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Unfrozen Assets Should Prop Up Banking Sector
Economy, Business And Markets

Unfrozen Assets Should Prop Up Banking Sector

A substantial part of the released assets frozen abroad and the potential increase in oil revenues will be used to promote banking and financial reforms, Minister of Economic Affairs and Finance Ali Tayyebnia said on Friday.

"Wisdom would demand that we invest the freed funds in areas that multiply our wealth and maximize profits; this can apparently best be achieved through the banking system," he said at the annual assembly of Bank Sepah, AkhbarBank website reported.  

Tayyebnia said a new international venue is opening up for the economy which would make it essential to "decide on effective ways to utilize the funds. He was referring to the billions of dollars in Iranian assets expected to be freed following the agreement between Iran and the six world powers over Tehran's disputed nuclear energy program.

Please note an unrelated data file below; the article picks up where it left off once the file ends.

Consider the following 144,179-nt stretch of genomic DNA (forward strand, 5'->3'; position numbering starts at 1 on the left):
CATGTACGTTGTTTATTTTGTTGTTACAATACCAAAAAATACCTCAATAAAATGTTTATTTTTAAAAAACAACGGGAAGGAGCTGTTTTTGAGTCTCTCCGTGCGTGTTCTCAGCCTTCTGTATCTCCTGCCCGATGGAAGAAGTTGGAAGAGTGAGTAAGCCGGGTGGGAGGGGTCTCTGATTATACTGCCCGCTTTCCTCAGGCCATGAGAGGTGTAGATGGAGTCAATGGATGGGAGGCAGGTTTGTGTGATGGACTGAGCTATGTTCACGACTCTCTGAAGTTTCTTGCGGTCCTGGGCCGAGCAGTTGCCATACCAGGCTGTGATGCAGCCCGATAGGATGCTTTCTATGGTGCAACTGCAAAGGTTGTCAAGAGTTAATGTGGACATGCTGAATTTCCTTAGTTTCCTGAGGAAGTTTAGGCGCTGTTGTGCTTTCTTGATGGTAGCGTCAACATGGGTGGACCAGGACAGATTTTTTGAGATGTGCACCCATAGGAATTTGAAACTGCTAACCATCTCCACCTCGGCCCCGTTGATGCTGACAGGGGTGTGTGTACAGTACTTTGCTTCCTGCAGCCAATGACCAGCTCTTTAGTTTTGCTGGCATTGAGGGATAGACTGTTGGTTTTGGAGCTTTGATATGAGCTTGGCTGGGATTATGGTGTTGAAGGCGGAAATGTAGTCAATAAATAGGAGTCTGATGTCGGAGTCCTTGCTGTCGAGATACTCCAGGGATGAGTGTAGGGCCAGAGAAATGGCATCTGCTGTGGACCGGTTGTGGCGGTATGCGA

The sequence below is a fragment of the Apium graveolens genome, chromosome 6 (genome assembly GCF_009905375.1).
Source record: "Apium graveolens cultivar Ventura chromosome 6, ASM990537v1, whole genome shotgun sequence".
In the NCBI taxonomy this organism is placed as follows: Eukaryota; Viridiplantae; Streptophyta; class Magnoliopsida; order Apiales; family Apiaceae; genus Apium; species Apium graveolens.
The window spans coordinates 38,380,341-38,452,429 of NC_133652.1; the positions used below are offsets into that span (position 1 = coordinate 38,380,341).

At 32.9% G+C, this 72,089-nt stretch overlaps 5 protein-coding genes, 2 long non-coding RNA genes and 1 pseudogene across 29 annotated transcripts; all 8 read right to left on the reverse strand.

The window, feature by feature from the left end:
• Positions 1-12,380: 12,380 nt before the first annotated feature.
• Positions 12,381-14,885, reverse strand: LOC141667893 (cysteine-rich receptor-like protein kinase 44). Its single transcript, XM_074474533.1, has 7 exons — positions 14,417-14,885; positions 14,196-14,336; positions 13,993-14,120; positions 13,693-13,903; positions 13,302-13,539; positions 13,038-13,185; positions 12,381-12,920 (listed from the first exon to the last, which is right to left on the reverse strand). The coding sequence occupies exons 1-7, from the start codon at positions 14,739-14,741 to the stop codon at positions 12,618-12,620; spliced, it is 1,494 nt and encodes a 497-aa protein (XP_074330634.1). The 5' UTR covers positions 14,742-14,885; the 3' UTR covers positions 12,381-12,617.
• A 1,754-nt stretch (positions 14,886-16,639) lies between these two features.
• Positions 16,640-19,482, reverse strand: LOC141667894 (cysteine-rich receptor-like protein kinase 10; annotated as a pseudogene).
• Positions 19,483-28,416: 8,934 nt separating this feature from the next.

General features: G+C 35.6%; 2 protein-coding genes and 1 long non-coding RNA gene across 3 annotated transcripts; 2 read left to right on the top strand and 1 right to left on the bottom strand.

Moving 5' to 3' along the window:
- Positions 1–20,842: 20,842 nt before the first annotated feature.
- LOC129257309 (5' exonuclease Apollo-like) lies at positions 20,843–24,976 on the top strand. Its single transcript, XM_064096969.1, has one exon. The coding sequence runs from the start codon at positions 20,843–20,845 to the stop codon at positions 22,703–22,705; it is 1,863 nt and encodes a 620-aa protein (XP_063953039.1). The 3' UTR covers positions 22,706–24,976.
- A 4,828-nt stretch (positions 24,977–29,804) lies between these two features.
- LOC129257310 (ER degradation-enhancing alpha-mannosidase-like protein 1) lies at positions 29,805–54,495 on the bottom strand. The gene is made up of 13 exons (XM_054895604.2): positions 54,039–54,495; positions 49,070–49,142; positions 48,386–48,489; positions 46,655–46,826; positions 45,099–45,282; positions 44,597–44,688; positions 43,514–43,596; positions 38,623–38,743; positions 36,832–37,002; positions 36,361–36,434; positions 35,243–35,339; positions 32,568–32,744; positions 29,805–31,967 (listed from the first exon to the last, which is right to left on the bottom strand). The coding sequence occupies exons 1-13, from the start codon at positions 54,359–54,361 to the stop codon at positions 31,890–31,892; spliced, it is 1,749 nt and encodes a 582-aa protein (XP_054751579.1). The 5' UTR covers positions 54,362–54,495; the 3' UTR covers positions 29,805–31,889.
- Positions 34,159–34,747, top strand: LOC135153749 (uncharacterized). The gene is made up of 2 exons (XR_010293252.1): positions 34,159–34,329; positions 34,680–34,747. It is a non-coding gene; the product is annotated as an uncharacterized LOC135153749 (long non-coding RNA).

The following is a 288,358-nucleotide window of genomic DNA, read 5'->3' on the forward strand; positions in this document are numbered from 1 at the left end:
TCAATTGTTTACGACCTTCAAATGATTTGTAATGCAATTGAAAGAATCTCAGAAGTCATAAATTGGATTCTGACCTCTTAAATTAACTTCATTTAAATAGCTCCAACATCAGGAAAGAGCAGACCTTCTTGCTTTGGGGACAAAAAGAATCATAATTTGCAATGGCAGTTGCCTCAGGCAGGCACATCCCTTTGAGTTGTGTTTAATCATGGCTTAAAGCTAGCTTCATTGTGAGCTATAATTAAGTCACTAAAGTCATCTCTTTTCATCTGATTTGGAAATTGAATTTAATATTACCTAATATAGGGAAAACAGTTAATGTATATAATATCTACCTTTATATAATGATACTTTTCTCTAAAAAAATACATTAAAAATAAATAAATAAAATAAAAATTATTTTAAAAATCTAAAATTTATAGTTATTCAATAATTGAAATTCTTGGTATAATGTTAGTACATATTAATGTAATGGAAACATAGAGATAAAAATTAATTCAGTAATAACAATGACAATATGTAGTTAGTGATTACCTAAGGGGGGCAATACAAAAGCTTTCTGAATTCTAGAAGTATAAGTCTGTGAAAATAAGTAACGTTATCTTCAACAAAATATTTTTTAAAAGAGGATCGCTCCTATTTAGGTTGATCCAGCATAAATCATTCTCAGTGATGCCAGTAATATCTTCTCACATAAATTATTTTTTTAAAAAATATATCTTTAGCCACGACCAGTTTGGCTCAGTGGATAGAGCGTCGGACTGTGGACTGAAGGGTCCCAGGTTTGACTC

A senior official at the Central Bank of Iran announced on Saturday Iran expects about $29 billion of funds to be unfrozen and repatriated to the CBI by next January.

“It will be around that time," Gholamali Kamyab, CBI vice governor for foreign exchange affairs told Bloomberg on the sidelines of an investment conference in Geneva.

The event was the first of its kind to take place after the nuclear accord survived a 60-day US congressional review because Republican senators failed to muster enough votes to challenge it.
Planned release of the funds has become a focal point for U.S. critics of the pact. Some in the congress suspect the money could be used to bolster Iranian allies hostile to the US and its friends in the region. Iran says the funds will be used for economic development, namely infrastructure, petrochemicals, natural gas, mining, roads and construction.
Funds are currently being held in several countries and the total could exceed $29 billion, Kamyab said. “There could be other figures, but that’s most of it,” he added.